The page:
Come hell or frozen water. We are changing the cycling landscape.
Winter is one of the best times to ride a bicycle, and this is one of the best-kept secrets in cycling. Our group is a place for new winter riders to learn how and for veteran winter riders to share their love of winter riding with the group.
Cyclists all over the world are discovering the joys of winter riding each season. Winter Cycling is the new frontier of cycling.
So, what do these lovers of the cold do to stay comfortable while exploring the new frontier? Let’s get to it.
Layers, layers, layers
Layers were on just about everyone’s list of the top tips for new winter cyclists. Sush F. emphasises that these can be a lifesaver because it is hard to predict just how much insulation you’re going to need, “I often was too warm when I started winter riding and overestimated how much insulation I needed. If you have protection from the wind, your body will generate more than enough heat.”
So, instead of venturing out in your heaviest winter jacket and overheating, wear multiple thin layers so you can take things on and off. Plus, you won’t be a total sweaty mess when you arrive at your destination.
Let the body adjust slowly
Jason W. started the Winter Cycling group and is a fierce advocate for cycling in the cold and wet. That said, he advises new winter cyclists to take it easy. “Start out riding a few degrees lower than you would normally consider.” Sylvie S. echoes his sentiment, reminding us to let our bodies adapt to the seasons. “It’s easier to acclimate if you just don’t stop riding in the fall. Riding at 45 can feel pretty dang shocking and awful if you haven’t biked or done much outdoorsy in a month or two. But, if you were biking at 60 and 55 and 50, then 45 isn’t a big change, and then a month or two later, it’s -5, and you’re still doing okay.”
Protect the extremities
Jason also reminds us that the hands and feet will be the hardest part. Hands? “Eventually, you will need some type of mitten when temps drop well below freezing. Feet? Insulated footwear. If well below freezing, go for boots a couple of sizes too big and, of course, winter socks.”
Invest in gear up to the job
Speaking of the fingers and toes, Kevin C. says “pogies” (bar mitts) are a huge help. Being too warm is more of an issue than being too cold. Most people have the solution to this in the form of gear from another sport. Merino wool helps a lot, as does a wind-breaking layer like Goretex.
Daniel C. says, “Footwear is most important, and I’ve had no luck with standard cycling shoes. I use boots (in my case, boots designed for fishing waders) and flat pedals. Boots should be 1/2 size too big.”Or you can try this funky trick from Roy K., “wear thin wool socks, then turkey cooking bags, then a thicker wool sock for warm feet all day. Merino wool base layers for the other parts of your body.”
Don’t overdo it, or you’ll end up wet
Gino T. has solid advice for those tempted to take the bundling up to the next level. “Start off your ride a little cold because you warm up. If you dress warm enough for the weather when you are inactive, you will sweat when you start pedalling. The sweat makes your clothes wet and reduces how well they keep you warm. Stay dry.”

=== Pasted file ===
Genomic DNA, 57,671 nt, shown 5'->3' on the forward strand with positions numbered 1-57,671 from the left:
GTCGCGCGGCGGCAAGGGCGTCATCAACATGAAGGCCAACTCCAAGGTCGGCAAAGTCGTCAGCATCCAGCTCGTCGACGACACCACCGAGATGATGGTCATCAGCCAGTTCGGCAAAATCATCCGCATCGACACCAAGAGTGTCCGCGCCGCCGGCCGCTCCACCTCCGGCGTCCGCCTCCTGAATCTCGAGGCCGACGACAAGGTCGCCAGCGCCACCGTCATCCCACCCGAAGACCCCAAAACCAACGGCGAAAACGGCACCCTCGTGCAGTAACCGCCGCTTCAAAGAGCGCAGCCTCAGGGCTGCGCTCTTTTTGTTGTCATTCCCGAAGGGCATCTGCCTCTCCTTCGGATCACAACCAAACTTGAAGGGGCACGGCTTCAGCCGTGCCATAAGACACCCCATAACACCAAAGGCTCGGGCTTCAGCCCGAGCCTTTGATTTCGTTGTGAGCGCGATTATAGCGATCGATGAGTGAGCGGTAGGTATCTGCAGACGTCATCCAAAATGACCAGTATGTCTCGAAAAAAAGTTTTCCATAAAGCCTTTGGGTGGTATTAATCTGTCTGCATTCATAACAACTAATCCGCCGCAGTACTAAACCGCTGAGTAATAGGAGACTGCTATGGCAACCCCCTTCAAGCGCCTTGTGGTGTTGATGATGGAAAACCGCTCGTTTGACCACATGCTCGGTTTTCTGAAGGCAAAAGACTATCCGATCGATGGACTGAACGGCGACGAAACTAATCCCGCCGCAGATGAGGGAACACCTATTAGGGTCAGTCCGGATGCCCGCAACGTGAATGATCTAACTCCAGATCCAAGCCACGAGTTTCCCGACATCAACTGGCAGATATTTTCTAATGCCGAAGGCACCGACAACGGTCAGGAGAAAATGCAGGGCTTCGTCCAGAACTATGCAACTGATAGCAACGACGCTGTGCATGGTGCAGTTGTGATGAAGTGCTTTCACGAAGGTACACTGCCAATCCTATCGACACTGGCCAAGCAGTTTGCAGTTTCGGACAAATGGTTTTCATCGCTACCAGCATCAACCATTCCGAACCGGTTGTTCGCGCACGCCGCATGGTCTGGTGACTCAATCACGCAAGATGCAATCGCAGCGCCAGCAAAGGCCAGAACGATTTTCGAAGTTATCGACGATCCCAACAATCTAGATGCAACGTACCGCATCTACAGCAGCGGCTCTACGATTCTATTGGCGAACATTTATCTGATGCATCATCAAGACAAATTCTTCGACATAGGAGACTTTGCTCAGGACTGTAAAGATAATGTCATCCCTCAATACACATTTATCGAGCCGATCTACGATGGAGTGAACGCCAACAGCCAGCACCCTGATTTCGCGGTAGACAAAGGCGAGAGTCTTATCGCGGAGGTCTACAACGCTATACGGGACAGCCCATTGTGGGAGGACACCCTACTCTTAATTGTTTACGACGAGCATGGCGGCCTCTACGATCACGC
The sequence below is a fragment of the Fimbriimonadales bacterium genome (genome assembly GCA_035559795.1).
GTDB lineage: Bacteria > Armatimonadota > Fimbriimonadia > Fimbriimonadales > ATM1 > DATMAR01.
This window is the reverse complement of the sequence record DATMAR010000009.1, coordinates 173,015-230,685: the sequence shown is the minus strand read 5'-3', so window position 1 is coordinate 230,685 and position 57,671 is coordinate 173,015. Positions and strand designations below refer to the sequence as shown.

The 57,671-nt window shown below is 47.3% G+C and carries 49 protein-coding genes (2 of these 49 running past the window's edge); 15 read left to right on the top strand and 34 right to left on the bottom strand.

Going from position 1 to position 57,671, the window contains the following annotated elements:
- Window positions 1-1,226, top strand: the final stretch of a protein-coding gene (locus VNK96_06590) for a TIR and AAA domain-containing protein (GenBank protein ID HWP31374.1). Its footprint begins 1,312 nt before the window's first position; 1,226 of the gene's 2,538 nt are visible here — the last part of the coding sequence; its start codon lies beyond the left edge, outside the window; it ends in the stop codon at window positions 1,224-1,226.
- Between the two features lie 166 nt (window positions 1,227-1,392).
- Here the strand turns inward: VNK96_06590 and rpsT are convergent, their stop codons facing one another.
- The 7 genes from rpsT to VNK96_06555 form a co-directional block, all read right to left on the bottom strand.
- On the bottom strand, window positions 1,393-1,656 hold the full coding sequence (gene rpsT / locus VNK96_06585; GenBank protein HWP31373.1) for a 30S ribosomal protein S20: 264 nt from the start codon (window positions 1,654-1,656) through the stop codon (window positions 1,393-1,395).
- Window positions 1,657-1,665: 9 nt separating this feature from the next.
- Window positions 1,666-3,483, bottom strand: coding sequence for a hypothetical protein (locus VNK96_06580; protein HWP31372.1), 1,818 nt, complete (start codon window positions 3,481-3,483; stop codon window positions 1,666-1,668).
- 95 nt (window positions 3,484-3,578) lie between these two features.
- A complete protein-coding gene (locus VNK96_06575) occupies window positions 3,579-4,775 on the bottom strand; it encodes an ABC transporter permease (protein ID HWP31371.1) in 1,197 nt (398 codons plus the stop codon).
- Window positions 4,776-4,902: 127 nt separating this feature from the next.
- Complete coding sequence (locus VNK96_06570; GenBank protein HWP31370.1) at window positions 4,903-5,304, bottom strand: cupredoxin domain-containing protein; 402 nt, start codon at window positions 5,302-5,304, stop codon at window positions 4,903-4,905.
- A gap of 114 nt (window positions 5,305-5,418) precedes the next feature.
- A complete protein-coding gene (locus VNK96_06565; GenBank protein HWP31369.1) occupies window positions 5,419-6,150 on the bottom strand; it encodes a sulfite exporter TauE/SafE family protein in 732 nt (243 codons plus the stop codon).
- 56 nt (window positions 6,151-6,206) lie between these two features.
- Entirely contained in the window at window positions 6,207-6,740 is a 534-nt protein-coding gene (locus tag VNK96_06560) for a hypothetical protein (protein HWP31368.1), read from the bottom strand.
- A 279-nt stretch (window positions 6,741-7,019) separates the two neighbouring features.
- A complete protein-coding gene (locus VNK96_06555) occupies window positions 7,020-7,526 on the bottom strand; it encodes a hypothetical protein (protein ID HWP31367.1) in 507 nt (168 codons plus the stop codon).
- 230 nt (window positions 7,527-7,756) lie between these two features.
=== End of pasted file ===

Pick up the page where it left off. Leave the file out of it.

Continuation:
For Joe B., that means getting dressed in the garage so as not to overheat while layering up. As Sylvie S. advises, “you can wear normal clothes you already own, as long as they’re flexible enough to move in. Dress in layers, and aim to feel a little chilly the whole time. You don’t want to be so cold you’re miserable or shaking or anything, but you really want to stay dry. So if you start to feel warm, stop and take off a layer.”
Get some peace of mind with studded tyres
Whatever the weather, you should always have a good set of tyres on your bike, but they’re particularly important during the cold winter months. Mike V advises, “In places where icy and snow-packed streets and bike paths are common in winter, studded bike tires can truly be lifesaving. Caution is still necessary on slippery surfaces, of course, but studded tires provide a surprising amount of control and traction to keep the bike from slipping out from under you.”
For Peter L., control means a fixie, “I ride my fixed-wheel road bike with cantilever brakes on my winter commute. I have better control over slippery road conditions than riding with a standard cassette/freewheel setup.”
Keep your bike in winter-ready condition
Winter riding is hard on your bike. After taking it out in rough weather, it’s always a good idea to give your bike a quick treatment to ensure it will be ready for your next foray into the snow. Take five minutes to do a general rinse and wipe-down to remove dirt, salt and grit. Pay particular attention to the chain, gears, brakes and wheel rims. Then dry it off with an old towel and add some bike oil to the chain and gear mechanism.
Take it slow
Finally, we would be remiss if we didn’t remind you that safety should always be your number one concern. Especially when riding in the cold and wet, you need to be mindful that it will take a while for your body, especially your joints and muscles, to warm up properly. That means no sprinting as soon as your leave the house, and accept that you’re just going to have to go slower in wet and snowy conditions. There’s no need to risk your safety for the sake of a few minutes.
Otherwise, make sure you have that bike lit up like a Christmas tree when riding in dark or snowy conditions, don’t forget the chapstick, and go have some fun on your bike this winter!